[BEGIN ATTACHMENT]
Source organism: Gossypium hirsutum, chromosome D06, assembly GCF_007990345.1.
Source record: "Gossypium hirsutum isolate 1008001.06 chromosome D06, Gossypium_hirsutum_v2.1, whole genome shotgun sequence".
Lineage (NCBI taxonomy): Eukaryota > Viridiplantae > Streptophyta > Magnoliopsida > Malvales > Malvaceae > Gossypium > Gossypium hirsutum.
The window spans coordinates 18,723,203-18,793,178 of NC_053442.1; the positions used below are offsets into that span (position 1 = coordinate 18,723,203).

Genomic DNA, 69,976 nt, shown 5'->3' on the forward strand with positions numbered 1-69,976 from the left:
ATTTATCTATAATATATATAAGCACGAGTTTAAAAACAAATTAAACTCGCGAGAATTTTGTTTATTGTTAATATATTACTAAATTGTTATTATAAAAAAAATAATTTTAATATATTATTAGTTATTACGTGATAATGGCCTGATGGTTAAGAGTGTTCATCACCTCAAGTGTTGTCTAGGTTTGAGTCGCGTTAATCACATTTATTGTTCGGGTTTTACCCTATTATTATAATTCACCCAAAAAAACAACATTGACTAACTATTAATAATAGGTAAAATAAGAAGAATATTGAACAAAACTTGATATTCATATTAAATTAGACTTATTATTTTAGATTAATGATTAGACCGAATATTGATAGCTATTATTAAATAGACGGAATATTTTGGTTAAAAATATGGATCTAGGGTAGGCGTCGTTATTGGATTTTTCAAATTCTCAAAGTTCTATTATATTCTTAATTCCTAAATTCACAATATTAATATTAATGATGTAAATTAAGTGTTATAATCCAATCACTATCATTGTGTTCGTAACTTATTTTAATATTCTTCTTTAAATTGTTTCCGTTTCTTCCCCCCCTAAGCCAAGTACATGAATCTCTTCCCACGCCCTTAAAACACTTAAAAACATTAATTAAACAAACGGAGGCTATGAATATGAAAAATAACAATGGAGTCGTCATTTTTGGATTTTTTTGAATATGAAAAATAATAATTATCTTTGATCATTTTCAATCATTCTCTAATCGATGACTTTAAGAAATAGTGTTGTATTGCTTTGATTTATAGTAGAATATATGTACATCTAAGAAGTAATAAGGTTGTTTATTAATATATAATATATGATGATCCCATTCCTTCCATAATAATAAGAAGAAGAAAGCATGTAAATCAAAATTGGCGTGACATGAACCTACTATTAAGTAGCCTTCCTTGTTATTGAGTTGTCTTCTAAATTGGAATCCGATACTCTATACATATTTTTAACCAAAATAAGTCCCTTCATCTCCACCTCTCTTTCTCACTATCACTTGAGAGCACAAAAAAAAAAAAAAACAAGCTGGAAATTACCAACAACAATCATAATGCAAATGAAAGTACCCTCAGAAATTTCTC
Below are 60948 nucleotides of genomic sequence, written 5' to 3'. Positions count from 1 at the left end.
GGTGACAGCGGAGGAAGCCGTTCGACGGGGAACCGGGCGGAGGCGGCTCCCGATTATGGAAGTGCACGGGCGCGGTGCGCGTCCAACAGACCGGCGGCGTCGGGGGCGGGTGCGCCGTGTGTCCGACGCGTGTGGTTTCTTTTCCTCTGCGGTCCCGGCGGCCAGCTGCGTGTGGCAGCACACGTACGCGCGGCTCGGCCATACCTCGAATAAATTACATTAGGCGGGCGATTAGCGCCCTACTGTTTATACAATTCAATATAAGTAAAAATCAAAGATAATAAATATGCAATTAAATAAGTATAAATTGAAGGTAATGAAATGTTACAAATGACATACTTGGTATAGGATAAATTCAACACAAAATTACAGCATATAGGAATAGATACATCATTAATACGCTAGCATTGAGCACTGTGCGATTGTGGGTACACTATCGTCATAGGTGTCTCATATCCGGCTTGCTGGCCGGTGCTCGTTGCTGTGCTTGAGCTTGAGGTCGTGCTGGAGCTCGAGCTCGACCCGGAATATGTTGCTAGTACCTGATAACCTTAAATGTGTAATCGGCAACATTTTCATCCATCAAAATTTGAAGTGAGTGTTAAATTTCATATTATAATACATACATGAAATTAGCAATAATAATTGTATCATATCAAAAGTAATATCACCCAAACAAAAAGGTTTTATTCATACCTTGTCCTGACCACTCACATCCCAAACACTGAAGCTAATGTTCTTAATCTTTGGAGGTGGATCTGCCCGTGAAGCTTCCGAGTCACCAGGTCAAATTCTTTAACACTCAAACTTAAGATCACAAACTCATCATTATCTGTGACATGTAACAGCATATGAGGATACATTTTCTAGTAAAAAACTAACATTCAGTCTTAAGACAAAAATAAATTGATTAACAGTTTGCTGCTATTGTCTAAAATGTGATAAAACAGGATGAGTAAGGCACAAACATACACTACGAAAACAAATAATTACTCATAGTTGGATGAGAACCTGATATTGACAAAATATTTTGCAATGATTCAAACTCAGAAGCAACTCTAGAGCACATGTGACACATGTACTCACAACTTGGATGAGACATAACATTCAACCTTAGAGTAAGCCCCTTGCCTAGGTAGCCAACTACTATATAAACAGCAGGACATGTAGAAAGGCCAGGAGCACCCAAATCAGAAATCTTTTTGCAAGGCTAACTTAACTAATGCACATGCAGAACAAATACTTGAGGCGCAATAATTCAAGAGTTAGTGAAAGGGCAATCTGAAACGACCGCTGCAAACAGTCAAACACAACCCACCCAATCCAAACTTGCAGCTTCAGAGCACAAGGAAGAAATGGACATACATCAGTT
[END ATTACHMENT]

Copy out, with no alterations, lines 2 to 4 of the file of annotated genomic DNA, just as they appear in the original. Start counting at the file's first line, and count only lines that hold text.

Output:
Source record: "Gossypium hirsutum isolate 1008001.06 chromosome D06, Gossypium_hirsutum_v2.1, whole genome shotgun sequence".
Lineage (NCBI taxonomy): Eukaryota > Viridiplantae > Streptophyta > Magnoliopsida > Malvales > Malvaceae > Gossypium > Gossypium hirsutum.
The window spans coordinates 18,723,203-18,793,178 of NC_053442.1; the positions used below are offsets into that span (position 1 = coordinate 18,723,203).